Firms scramble to boost water-saving culture

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This article is part of our special report Plastics and PVC.

From pet food manufacturing to wastewater treatment, companies show no lack of imagination when it comes to improving water efficiency at this year's annual Green Week event in Brussels.

The world faces a significant freshwater shortfall within a generation without advances in productivity, whether it involves repairing home leaks or finding ways to slash waste in manufacturing.

That is the assessment of water experts at the McKinsey research firm, which projects a 40% global freshwater shortfall in two decades unless sweeping measures are taken to improve agricultural, industrial and home efficiency.

Driven by rising costs and fears of future shortfalls, some companies are pressing ahead with innovations to improve efficiency.

The world faces a significant freshwater shortfall within a generation without advances in productivity, whether it involves repairing home leaks or finding ways to slash waste in manufacturing.

That is the assessment of water experts at the McKinsey research firm, which projects a 40% global freshwater shortfall in two decades unless sweeping measures are taken to improve agricultural, industrial and home efficiency.

Driven by rising costs and fears of future shortfalls, some companies are pressing ahead with innovations to improve efficiency.

According to a European Commission-backed study (see part 1 and part 2), the EU could improve its water efficiency by nearly 40% with technological improvements alone.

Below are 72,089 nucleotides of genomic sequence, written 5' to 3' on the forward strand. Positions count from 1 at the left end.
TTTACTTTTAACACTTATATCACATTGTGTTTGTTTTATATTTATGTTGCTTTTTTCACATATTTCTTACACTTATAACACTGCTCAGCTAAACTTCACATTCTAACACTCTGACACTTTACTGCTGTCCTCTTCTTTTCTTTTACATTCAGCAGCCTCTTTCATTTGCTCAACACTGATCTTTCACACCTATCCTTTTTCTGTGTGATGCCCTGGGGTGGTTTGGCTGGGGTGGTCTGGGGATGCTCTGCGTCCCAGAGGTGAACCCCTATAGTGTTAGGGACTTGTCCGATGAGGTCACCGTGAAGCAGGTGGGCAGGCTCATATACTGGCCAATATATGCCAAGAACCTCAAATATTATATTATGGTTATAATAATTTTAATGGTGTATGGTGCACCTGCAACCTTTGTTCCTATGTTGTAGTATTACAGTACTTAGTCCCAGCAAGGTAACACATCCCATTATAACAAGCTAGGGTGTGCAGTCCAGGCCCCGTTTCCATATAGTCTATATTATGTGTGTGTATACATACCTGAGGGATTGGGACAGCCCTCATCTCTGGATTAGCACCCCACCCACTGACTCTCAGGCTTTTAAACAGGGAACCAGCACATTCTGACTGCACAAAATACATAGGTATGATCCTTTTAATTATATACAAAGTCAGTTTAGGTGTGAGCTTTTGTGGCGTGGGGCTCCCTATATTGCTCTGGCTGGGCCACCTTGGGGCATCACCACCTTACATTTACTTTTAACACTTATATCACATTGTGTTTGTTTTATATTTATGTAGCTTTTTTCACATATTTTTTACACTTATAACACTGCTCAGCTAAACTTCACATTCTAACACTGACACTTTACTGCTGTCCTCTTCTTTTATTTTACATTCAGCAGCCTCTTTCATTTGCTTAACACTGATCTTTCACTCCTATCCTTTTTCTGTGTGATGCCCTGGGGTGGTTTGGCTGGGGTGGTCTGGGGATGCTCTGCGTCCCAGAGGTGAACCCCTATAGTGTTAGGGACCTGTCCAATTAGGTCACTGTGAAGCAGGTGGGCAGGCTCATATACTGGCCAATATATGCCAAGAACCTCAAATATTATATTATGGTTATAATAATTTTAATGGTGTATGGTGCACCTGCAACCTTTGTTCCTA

Companies are also being urged into action by policymakers, who are tempted to regulate water usage by industry and agriculture in the face of growing water scarcity.

Water-efficient pet food

One effort – backed by European Union funding – involves radically reducing waste in the water-intensive process of sterilising petfood. A pilot project of the Mars food and confection company’s petcare division has shown that new techniques in batch sterilisation of food slashes water use.

They company plans to expand methods tested in Germany to plants in Britain, France and Lithuania.

“This involves a big consumption of potable water and of course in Western Europe, this consumption is expensive as well,” Thomas Gaartz, a senior engineer at Mars’ Verden plant in northern Germany, told EURACTIV by telephone.

Thermal sterilisation of petfood containers requires temperatures in excess of 120 degrees Celsius. Traditionally, freshwater was used for each batch and the used liquid discharged into the sewerage system.

Mars’ conservation – or ‘recowater’ technique – uses ultraviolet light to purify wastewater and to return it for use in sterilisation chambers, Gaartz said. Recycling has cut wastewater discharge by 95%, yielding savings in water consumption and treatment of some €300,000 annually at the Verden operation.

The research has been funded by the EU’s Competitiveness and Innovation Framework Programme, a €200-million 2008-2013 fund to promote technology and efficiency in manufacturing.

Corporate conservation plans

Like Mars, Dow Chemical is tapping its own water treatment and purification technologies to invest in making its chemical, plastics and other operations more resource efficient.

“Sustainability and profitability are not in opposition,” Ilham Kadri, the Dubai-based general manager of advanced materials for Dow, told EURACTIV ahead of a speech during the EU’s Green Week activities in Brussels. “Water management is not only economical, it is about security of supply.”